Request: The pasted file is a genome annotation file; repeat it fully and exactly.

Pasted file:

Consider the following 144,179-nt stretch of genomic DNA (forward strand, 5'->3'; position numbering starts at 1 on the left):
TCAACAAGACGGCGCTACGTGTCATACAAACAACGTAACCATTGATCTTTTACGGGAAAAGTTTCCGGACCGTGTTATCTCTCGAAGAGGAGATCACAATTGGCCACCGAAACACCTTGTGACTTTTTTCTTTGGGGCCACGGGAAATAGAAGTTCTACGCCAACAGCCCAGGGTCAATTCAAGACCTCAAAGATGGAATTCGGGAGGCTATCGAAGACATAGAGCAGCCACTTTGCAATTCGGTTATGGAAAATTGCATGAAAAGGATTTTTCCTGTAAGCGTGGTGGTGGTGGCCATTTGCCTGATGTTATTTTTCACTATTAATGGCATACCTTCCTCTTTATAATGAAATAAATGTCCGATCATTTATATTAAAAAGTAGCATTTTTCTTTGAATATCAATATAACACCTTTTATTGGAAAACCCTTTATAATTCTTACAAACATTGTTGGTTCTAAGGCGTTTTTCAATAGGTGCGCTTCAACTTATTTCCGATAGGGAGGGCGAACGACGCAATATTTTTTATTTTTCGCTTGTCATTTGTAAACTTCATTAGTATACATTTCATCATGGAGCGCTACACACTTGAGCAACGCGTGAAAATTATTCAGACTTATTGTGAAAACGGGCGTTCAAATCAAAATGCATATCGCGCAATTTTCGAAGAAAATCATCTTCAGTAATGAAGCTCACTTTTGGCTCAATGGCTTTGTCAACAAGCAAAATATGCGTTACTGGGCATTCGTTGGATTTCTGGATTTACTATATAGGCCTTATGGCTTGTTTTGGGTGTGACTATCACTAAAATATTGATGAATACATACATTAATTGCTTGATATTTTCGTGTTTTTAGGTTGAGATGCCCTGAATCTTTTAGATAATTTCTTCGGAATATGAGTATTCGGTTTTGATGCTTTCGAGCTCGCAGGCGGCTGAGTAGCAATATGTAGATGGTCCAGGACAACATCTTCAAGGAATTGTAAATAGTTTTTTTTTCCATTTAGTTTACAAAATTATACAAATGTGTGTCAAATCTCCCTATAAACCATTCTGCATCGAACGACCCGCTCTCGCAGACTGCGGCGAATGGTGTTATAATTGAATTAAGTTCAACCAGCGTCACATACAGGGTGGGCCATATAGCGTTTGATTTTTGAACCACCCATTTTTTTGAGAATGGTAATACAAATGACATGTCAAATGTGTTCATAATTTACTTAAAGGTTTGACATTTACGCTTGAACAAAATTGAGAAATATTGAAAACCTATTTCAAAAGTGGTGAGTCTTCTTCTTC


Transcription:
Consider the following 144,179-nt stretch of genomic DNA (forward strand, 5'->3'; position numbering starts at 1 on the left):
TCAACAAGACGGCGCTACGTGTCATACAAACAACGTAACCATTGATCTTTTACGGGAAAAGTTTCCGGACCGTGTTATCTCTCGAAGAGGAGATCACAATTGGCCACCGAAACACCTTGTGACTTTTTTCTTTGGGGCCACGGGAAATAGAAGTTCTACGCCAACAGCCCAGGGTCAATTCAAGACCTCAAAGATGGAATTCGGGAGGCTATCGAAGACATAGAGCAGCCACTTTGCAATTCGGTTATGGAAAATTGCATGAAAAGGATTTTTCCTGTAAGCGTGGTGGTGGTGGCCATTTGCCTGATGTTATTTTTCACTATTAATGGCATACCTTCCTCTTTATAATGAAATAAATGTCCGATCATTTATATTAAAAAGTAGCATTTTTCTTTGAATATCAATATAACACCTTTTATTGGAAAACCCTTTATAATTCTTACAAACATTGTTGGTTCTAAGGCGTTTTTCAATAGGTGCGCTTCAACTTATTTCCGATAGGGAGGGCGAACGACGCAATATTTTTTATTTTTCGCTTGTCATTTGTAAACTTCATTAGTATACATTTCATCATGGAGCGCTACACACTTGAGCAACGCGTGAAAATTATTCAGACTTATTGTGAAAACGGGCGTTCAAATCAAAATGCATATCGCGCAATTTTCGAAGAAAATCATCTTCAGTAATGAAGCTCACTTTTGGCTCAATGGCTTTGTCAACAAGCAAAATATGCGTTACTGGGCATTCGTTGGATTTCTGGATTTACTATATAGGCCTTATGGCTTGTTTTGGGTGTGACTATCACTAAAATATTGATGAATACATACATTAATTGCTTGATATTTTCGTGTTTTTAGGTTGAGATGCCCTGAATCTTTTAGATAATTTCTTCGGAATATGAGTATTCGGTTTTGATGCTTTCGAGCTCGCAGGCGGCTGAGTAGCAATATGTAGATGGTCCAGGACAACATCTTCAAGGAATTGTAAATAGTTTTTTTTTCCATTTAGTTTACAAAATTATACAAATGTGTGTCAAATCTCCCTATAAACCATTCTGCATCGAACGACCCGCTCTCGCAGACTGCGGCGAATGGTGTTATAATTGAATTAAGTTCAACCAGCGTCACATACAGGGTGGGCCATATAGCGTTTGATTTTTGAACCACCCATTTTTTTGAGAATGGTAATACAAATGACATGTCAAATGTGTTCATAATTTACTTAAAGGTTTGACATTTACGCTTGAACAAAATTGAGAAATATTGAAAACCTATTTCAAAAGTGGTGAGTCTTCTTCTTC